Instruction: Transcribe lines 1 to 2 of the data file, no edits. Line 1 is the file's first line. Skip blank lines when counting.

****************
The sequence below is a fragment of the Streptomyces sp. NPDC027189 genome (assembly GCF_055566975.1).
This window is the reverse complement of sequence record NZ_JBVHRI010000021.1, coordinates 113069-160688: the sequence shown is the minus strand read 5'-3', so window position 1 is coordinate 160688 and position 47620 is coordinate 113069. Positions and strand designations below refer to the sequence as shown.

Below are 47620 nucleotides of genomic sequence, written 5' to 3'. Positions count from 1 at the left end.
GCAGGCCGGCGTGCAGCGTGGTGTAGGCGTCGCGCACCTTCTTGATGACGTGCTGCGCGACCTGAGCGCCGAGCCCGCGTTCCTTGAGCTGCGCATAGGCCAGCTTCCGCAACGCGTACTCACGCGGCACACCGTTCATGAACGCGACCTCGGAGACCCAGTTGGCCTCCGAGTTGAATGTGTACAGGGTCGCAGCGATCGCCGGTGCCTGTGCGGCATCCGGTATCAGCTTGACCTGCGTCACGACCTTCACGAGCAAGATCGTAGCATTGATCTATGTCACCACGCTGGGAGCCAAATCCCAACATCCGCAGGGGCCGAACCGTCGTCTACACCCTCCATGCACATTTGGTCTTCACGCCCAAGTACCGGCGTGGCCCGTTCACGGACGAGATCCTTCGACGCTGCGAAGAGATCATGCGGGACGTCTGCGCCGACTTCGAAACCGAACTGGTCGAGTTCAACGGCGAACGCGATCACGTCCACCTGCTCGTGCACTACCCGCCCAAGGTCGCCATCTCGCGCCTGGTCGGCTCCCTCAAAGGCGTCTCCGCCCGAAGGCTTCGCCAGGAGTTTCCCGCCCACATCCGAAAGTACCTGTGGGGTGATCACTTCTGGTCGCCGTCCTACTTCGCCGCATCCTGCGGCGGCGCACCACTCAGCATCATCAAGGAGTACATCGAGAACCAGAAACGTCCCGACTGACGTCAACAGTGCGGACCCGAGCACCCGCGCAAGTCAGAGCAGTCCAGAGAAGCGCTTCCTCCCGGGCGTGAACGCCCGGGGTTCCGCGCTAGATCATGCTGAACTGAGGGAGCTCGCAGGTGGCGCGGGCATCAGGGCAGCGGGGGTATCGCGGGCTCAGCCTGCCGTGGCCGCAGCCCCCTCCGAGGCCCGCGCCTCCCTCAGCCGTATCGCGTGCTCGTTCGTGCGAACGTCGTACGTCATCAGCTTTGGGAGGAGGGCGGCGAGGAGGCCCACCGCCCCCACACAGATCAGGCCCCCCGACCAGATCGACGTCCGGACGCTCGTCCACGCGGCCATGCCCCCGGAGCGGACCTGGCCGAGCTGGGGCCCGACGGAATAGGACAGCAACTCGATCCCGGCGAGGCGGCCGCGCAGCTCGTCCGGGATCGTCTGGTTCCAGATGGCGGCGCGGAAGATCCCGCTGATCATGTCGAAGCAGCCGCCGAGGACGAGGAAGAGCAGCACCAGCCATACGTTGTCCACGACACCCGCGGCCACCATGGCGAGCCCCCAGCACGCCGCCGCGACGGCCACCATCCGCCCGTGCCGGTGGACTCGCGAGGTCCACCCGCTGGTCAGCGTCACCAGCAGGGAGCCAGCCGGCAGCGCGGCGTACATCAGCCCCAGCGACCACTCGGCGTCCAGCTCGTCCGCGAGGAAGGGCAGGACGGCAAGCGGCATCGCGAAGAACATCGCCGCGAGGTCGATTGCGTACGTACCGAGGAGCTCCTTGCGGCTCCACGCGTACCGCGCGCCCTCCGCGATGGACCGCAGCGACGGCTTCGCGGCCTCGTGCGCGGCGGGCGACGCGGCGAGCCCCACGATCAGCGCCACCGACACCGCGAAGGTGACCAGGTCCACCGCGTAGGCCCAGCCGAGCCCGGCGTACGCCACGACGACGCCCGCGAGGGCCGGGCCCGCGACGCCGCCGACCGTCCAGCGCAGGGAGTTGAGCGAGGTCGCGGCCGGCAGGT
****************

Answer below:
The sequence below is a fragment of the Streptomyces sp. NPDC027189 genome (assembly GCF_055566975.1).
This window is the reverse complement of sequence record NZ_JBVHRI010000021.1, coordinates 113069-160688: the sequence shown is the minus strand read 5'-3', so window position 1 is coordinate 160688 and position 47620 is coordinate 113069. Positions and strand designations below refer to the sequence as shown.